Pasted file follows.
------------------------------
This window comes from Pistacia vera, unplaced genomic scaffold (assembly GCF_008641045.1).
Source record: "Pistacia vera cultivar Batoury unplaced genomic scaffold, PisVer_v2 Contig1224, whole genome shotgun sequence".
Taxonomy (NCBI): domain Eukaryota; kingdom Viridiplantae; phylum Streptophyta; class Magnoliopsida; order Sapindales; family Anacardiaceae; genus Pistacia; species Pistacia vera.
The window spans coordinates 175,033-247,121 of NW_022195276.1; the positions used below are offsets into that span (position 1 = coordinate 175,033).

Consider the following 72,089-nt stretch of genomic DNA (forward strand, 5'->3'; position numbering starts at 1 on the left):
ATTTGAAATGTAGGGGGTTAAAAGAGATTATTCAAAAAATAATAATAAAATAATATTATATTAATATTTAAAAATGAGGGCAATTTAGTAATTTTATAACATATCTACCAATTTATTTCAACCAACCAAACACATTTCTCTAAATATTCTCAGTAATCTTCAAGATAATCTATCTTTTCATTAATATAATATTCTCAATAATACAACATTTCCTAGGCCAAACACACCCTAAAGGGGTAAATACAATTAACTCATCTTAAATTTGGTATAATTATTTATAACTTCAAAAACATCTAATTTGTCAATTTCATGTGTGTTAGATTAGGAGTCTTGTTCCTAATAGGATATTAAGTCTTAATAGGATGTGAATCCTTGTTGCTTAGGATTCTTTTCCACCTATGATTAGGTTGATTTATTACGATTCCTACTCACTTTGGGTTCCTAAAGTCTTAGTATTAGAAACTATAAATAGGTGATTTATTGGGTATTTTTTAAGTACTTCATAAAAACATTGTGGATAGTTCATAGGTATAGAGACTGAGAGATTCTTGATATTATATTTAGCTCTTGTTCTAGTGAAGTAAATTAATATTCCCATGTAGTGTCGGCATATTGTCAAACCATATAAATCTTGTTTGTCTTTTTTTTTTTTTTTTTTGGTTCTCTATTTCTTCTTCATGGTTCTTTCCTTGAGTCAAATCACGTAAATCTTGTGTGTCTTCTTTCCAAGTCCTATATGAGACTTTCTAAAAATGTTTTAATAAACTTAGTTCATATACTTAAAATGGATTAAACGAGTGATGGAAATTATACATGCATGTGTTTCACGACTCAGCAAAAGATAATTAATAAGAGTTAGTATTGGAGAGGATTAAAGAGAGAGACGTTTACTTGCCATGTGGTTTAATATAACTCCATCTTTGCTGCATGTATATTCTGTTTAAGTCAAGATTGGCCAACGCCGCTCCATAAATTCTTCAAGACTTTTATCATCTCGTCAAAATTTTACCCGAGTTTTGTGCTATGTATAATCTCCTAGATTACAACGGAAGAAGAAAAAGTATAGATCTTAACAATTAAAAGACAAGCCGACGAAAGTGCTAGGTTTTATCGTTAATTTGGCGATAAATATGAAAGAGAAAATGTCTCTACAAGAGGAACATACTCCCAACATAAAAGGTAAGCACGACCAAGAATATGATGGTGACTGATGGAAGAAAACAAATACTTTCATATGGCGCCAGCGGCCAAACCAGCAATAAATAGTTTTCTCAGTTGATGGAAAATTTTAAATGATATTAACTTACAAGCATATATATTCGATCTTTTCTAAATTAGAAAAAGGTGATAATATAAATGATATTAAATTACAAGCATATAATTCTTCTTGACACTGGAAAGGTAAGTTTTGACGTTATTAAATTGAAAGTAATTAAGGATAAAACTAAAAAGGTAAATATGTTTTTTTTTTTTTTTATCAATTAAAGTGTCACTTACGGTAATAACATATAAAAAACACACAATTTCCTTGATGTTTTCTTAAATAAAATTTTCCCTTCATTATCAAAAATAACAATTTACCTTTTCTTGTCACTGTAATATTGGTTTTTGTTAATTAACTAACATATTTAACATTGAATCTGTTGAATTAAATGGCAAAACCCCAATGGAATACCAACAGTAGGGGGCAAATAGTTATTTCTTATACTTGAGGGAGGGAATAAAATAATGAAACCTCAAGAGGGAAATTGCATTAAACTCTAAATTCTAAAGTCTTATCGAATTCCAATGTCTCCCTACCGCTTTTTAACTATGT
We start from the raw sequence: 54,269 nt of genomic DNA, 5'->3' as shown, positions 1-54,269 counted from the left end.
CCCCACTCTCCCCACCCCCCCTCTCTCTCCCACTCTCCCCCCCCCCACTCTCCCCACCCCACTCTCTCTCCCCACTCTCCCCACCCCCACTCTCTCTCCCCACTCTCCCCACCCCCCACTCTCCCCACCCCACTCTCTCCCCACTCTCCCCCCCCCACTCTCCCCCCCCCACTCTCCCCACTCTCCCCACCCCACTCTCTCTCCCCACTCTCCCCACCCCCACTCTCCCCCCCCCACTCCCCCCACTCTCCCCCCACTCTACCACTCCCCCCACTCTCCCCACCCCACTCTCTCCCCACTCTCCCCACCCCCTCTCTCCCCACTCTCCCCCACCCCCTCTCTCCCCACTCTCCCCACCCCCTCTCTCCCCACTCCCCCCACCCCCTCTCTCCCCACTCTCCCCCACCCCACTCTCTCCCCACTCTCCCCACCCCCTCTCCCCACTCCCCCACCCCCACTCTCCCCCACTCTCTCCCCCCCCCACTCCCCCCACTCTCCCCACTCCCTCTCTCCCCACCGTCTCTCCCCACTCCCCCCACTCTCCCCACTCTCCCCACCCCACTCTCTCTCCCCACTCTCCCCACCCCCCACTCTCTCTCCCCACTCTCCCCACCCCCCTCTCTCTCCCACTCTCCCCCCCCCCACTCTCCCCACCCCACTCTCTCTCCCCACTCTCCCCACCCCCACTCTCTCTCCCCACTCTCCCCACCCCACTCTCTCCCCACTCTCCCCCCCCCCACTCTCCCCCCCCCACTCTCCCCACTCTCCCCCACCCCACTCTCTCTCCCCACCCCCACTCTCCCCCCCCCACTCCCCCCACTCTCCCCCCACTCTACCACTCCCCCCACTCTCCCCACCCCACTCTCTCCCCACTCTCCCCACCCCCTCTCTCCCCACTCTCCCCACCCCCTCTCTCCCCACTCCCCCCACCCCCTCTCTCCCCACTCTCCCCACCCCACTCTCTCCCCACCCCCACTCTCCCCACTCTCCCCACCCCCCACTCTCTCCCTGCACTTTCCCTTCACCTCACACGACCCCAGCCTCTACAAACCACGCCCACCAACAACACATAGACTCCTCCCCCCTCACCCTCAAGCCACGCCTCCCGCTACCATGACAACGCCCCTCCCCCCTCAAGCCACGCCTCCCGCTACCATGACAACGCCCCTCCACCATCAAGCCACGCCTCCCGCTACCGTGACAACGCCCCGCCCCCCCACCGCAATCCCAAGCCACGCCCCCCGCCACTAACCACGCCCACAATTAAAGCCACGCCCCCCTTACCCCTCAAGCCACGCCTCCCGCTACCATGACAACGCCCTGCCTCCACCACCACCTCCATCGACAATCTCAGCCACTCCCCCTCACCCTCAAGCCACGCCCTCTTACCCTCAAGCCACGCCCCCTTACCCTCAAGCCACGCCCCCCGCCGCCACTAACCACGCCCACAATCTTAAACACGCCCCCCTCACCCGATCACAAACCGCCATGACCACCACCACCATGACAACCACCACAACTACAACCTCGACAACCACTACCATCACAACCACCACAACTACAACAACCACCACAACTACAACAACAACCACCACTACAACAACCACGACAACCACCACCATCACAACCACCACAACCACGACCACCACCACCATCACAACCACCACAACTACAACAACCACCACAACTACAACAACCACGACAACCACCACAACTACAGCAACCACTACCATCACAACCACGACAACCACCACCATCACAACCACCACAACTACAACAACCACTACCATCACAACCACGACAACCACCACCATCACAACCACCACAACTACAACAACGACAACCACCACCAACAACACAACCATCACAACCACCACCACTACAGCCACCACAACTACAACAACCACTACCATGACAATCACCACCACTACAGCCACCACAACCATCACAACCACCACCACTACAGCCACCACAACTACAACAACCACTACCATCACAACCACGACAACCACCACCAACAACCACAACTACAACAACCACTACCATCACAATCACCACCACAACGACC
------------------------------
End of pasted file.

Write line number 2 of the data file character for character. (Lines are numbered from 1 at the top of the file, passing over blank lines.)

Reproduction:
Source record: "Pistacia vera cultivar Batoury unplaced genomic scaffold, PisVer_v2 Contig1224, whole genome shotgun sequence".